How to save Nokia (from itself)
[Who can save Nokia from a tumbling market valuation, declining margins and product failures? Guest author Thucydides Sigs deconstructs Nokia’s culture and explains why an acquisition would be the best next step for Nokia]
When CEO Olli-Pekka Kallasvuo took control of Nokia in 2006, the stock was at $25 per share. In late July 2010, the stock was around $8, the same level as in the late nineties. Ouch. In just four years, two thirds of shareholder equity is gone.
If we go a step further, and compare market cap and sales by number of units, we observe an even more disturbing picture: Nokia’s valuation was at $33B on sales of 125M handsets last quarter; the same figures for Motorola were $17B on 12M handsets and for RIM $31B on 10.6M handsets. The math is pretty simple: Nokia is valued almost as much as RIM, but ships 10 times fewer MORE handsets.
The trend is not looking good for Nokia. No wonder that we have seen news reports of the board finally looking for a new CEO. Is a CEO change what it takes to fix Nokia? Will it make a difference if a foreigner takes over the proud Finnish company? Is Nokia beyond fixing – a dinosaur who can’t survive the climate change – or is there something that can be done to transform the company?
I don’t think Nokia is unfixable. Nokia has a huge potential: amazing global consumer brand, a very strong IP war chest and deep understanding of where the market is heading.
Yes, Nokia does know where the market is going and it always has known. From launching the Nokia Communicator in 1996… and attempting to expand into services (Ovi is the latest strategic attempt), Nokia has known where it wanted and needed to go. But the problem has been and still is the execution. The Finnish giant just fails to move and adapt fast enough to the chaotic, rapidly evolving software and internet market.
What is holding the execution back? More than anything, it’s the company’s culture. And before I dive into it the details, I have to preemptively apologize; like any discussion of a large corporation or a regional culture, one has to use generalizations. Yes, there are always exceptions, but if we want to analyze the culture we need to resort to generalizations. Some readers might find this offensive. Don’t say you haven’t been warned.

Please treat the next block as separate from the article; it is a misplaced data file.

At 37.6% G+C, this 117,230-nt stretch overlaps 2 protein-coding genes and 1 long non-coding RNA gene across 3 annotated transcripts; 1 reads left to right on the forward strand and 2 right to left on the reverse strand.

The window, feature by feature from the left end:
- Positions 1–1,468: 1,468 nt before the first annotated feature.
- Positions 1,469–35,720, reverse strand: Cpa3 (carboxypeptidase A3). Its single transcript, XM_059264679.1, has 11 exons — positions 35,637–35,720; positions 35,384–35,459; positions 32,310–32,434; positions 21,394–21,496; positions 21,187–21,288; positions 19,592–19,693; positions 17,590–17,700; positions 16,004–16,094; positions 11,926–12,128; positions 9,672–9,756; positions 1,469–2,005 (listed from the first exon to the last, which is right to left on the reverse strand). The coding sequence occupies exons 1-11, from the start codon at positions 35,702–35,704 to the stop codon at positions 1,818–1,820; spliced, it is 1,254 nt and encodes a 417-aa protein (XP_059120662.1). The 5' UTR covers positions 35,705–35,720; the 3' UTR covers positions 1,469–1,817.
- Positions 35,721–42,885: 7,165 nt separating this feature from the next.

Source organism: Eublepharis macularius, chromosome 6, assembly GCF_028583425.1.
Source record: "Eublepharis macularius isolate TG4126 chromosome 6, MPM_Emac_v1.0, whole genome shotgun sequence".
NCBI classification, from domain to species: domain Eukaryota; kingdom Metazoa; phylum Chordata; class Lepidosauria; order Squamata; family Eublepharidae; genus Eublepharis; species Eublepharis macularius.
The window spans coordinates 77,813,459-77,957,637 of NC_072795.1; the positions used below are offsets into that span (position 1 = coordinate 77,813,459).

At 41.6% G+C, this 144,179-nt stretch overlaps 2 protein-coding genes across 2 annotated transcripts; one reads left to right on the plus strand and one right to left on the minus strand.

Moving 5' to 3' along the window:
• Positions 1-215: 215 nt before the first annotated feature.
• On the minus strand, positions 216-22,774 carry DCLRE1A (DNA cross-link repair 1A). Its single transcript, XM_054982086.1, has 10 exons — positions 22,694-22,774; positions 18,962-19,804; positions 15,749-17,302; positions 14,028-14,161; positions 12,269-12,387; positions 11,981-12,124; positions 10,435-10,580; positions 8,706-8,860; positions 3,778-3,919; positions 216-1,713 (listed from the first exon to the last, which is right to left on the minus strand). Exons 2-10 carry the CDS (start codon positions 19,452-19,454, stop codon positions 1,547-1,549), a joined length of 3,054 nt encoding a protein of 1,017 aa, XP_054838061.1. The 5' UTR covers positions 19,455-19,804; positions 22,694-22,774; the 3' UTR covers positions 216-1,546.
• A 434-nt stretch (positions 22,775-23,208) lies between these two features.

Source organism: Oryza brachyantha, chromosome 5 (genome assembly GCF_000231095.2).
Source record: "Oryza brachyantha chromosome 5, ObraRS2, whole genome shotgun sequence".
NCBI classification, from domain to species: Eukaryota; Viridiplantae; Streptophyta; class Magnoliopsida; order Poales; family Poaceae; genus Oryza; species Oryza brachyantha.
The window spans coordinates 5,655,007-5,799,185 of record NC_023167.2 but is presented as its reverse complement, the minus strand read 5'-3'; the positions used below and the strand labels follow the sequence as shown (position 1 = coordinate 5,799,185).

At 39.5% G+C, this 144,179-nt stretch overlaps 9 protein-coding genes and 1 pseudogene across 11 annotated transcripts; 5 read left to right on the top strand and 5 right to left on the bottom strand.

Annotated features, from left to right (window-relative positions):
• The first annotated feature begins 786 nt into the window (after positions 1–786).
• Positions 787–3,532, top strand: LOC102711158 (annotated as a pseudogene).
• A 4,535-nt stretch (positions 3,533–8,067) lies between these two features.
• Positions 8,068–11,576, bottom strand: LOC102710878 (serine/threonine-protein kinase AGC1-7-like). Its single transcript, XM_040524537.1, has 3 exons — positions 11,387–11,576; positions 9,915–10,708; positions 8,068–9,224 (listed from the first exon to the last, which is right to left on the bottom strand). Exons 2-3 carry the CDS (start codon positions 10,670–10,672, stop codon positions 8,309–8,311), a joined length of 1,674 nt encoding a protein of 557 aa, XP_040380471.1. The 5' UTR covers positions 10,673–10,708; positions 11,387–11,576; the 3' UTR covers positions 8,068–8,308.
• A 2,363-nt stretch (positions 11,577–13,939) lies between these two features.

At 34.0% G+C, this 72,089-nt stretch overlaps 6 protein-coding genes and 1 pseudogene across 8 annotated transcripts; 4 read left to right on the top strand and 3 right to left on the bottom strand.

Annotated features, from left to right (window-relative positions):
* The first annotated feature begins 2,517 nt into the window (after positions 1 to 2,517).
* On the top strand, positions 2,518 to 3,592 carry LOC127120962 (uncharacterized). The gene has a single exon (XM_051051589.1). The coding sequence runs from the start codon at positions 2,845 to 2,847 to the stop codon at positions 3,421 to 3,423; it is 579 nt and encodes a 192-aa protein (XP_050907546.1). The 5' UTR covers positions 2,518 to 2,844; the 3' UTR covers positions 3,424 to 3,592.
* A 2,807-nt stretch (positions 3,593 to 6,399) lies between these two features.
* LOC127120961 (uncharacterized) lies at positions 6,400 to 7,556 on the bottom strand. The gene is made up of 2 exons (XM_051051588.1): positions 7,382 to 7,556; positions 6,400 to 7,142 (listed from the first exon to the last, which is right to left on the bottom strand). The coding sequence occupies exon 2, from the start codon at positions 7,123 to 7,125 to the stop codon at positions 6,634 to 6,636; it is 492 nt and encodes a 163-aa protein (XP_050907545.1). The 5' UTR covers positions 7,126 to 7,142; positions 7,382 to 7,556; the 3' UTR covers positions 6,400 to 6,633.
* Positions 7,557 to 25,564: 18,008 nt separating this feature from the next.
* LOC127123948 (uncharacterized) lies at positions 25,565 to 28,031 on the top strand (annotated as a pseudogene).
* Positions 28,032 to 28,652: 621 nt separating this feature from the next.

Nokia takes great pride in being “Smart, Cold Blooded Vikings.” Thoughtful and tough, strategic and careful, they don’t take chances. They calculate, analyze and think before they react. And “if it takes time, that’s fine”. This is an admirable approach. But as Google’s Shona Brown pointed out in “Competing on the Edge: Strategy as Structured Chaos“, if you try to analyze and manage chaos (or any environment which is rapidly changing in multiple dimensions), that might take a while. Plus, if your analysis takes longer than the rate of change, you are actually moving backward. In the age of fast moving internet and web, the best strategies are coming from the bottom up, and are best developed through experimentation rather than long analytical cycles.
This is the antithesis to what the Nokia culture is all about. And to a large extent, the culture goes beyond Nokia; it is deeply rooted in the Finnish way of living. Nokia is a Finnish company and I would argue that you can’t take the Finnish out of Nokia. Yes, some Nokians – especially those who spent parts of their careers in the US – know how to, and often do, operate differently. And in the last re-org some good “Nokia 2.0” people have moved upward.
But overall, Nokia is a reflection of the Finnish culture: “Smart, cold blooded”, strategic, cautious, Vikings. This should not reflect as a negative comment on Finns: Just like a camel can’t survive in the arctic and a polar bear will die in the desert, a culture makes a company best suited to a specific kind of environment. Nokia has a great tradition of excellence in manufacturing and mastering logistics through process. This DNA is different – and I argue that it is the anti-thesis – of the Internet & Services culture.